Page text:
Competition

The middleweight naked bike category includes stiff competition from nearly every major manufacturer, with interesting variations in displacements and engine types across the category. Traditional middleweight twin options include the Suzuki SV650 ($7,399), Kawasaki Z650 ($7,749), and the Yamaha MT-07 ($7,899). Options from Triumph and Aprilia include the Trident 660 ($8,395) and Tuono 660 ($10,499), respectively.

Four-cylinder options in the space include the Suzuki GSX-S750 ($8,549), Honda CB650R ABS ($9,299), and Kawasaki Z900 ABS ($9,399). Buyers might also consider bikes with a bolder mix of performance and personality, such as the BMW F 900 R ($8,995), Yamaha MT-09 ($9,499), Triumph Street Triple ($10,945), and Ducati Monster ($12,695).

The 890 engine is based on the 790 Duke’s powerplant with a larger bore and stroke, higher compression ratio and rpm ceiling, larger valves, a new piston design, new connecting rods, and a new crankshaft, all wrapped in new engine cases. The crankshaft has 20 percent more rotating mass for added character and improved cornering stability.

The 890 engine is based on the 790 Duke’s powerplant with a larger bore and stroke, higher compression ratio and rpm ceiling, larger valves, a new piston design, new connecting rods, and a new crankshaft, all wrapped in new engine cases. The crankshaft has 20 percent more rotating mass for added character and improved cornering stability. (KTM/)

Powertrain: Engine, Transmission, and Performance

KTM’s 889cc DOHC parallel-twin engine is a bored/stroked version of the 790 Duke’s powerplant, which earned ample praise during its somewhat short two-year life span. As expected, the 890′s larger engine is everything it should be, especially the uniquely tuned 890 Duke R variant, which KTM claims is good for an extra 5 hp compared to the 890 Duke and 890 Duke GP.

Cycle World has not tested the standard 890 Duke, we can say that when strapped to the Cycle World dyno, the 890 Duke R recorded 106.2 hp at 9,900 rpm and 60.4 lb.-ft. of torque at 8,700 rpm, 11 hp over the 790 Duke. While the 2 lb.-ft. torque gain doesn’t sound like much, there’s an increase between 3,500 to 6,000 rpm that adds to the KTM’s low-to-midrange grunt: “Horsepower figures enjoy a bump throughout the powerband, most notably matching the 790′s peak power 1,000 rpm earlier, then smashing it all the way until its increased redline,” CW’s Michael Gilbert said in his First Ride Review of the 890 Duke R.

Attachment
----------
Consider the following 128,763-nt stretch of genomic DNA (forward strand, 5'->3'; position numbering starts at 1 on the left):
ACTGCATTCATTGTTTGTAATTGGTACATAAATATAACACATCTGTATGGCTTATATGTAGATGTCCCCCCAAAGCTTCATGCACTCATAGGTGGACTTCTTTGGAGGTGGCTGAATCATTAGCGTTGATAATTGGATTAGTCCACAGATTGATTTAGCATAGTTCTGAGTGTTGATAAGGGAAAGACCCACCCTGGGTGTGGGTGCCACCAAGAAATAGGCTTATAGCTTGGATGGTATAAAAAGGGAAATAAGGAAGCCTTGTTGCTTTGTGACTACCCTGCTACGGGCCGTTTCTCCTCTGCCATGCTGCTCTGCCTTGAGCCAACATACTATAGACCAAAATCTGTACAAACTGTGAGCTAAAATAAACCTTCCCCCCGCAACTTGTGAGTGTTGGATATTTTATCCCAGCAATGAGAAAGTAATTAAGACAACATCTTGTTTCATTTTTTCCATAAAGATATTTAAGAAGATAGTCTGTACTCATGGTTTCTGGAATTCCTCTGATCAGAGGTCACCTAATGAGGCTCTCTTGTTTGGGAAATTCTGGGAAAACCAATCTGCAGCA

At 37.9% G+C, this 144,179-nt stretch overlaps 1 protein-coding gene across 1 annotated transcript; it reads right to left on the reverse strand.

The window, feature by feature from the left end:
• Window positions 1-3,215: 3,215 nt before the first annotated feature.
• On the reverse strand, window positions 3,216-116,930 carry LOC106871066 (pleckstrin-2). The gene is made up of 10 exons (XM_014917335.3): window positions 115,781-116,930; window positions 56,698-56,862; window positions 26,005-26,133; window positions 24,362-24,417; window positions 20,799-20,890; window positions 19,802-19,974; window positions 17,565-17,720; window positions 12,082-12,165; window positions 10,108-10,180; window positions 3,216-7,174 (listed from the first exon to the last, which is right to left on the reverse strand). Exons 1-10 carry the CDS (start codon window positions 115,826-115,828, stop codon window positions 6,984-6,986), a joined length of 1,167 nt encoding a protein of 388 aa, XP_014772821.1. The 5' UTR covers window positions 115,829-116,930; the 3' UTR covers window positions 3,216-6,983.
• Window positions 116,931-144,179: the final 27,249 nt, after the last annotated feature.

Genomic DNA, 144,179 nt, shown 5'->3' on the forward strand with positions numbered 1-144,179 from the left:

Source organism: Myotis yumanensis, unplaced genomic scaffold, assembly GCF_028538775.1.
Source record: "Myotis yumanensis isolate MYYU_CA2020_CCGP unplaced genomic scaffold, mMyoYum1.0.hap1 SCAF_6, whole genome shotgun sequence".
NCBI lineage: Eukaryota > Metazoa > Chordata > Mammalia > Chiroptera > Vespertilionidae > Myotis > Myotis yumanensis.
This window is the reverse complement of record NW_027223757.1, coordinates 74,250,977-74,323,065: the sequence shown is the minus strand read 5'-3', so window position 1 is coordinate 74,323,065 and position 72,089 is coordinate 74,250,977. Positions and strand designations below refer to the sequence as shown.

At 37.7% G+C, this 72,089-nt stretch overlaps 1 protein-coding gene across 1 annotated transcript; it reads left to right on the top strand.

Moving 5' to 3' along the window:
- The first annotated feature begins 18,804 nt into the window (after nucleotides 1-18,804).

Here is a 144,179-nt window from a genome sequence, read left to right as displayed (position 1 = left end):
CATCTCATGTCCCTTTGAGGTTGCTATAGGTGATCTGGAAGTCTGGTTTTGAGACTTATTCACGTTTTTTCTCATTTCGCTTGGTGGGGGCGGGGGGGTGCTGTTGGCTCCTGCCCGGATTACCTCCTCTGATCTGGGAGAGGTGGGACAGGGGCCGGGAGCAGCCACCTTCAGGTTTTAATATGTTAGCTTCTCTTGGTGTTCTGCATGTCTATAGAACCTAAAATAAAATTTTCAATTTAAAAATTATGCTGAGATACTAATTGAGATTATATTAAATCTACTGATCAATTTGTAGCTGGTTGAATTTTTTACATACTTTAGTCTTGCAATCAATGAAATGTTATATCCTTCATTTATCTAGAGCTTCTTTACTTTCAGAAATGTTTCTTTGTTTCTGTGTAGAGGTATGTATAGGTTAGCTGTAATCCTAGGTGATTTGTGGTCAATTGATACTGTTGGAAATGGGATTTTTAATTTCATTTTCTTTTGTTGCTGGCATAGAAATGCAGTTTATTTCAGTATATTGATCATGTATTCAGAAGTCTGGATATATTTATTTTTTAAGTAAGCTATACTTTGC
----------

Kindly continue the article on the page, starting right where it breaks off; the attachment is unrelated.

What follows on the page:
A buttery initial power delivery sets the bike in motion, building to an addicting punch in the midrange. At 7,000 rpm, the 890 Duke R lofts the front end to the air in the first three gears. Power builds fast and quickly makes its way through the rev range, pulling strongly into high revs and just tapering off before redline.

Handling

Nicknamed “The Scalpel” and “The Super Scalpel” thanks to their aggressive steering geometry, the 890 Duke and 890 Duke R thrive on twisty pavement with superb agility and pinpoint handling that allows riders to put the bikes anywhere in a corner. The Duke has a lightweight and slim feel between the legs, and flicking the bike side-to-side requires very little effort.

The updated suspension, especially on the upgrade R model, addresses one of the few weak points of the 790 Duke, which had trouble dealing with rough, imperfect pavement; the 890 Duke R “effortlessly glides over small chatter bumps in stark contrast to the 790,” Gilbert said in his First Ride Review, “while providing adequate support for the [suspension-]travel-munching dips and heavy braking zones. And it’s sweet to have adjustability too.”

Tires play less of a role in overall handling, though it’s important to mention that the R model rolls on Michelin Power Cup tires, while base 890 Duke is fitted with street-oriented Continental ContiRoad rubber.

Even more differences between R and standard/GP models: While the 890 Duke R is fitted with Brembo Stylema Monoblock calipers and 320mm discs, the standard model uses KTM-branded J.Juan four-piston radial-mount calipers biting on 300mm discs.

Even more differences between R and standard/GP models: While the 890 Duke R is fitted with Brembo Stylema Monoblock calipers and 320mm discs, the standard model uses KTM-branded J.Juan four-piston radial-mount calipers biting on 300mm discs. (KTM/)

Brakes

The standard 890 Duke and 890 Duke GP feature KTM-branded J.Juan four-piston radial-mount calipers biting on 300mm discs, a slightly less performance-oriented setup than what’s found on the R.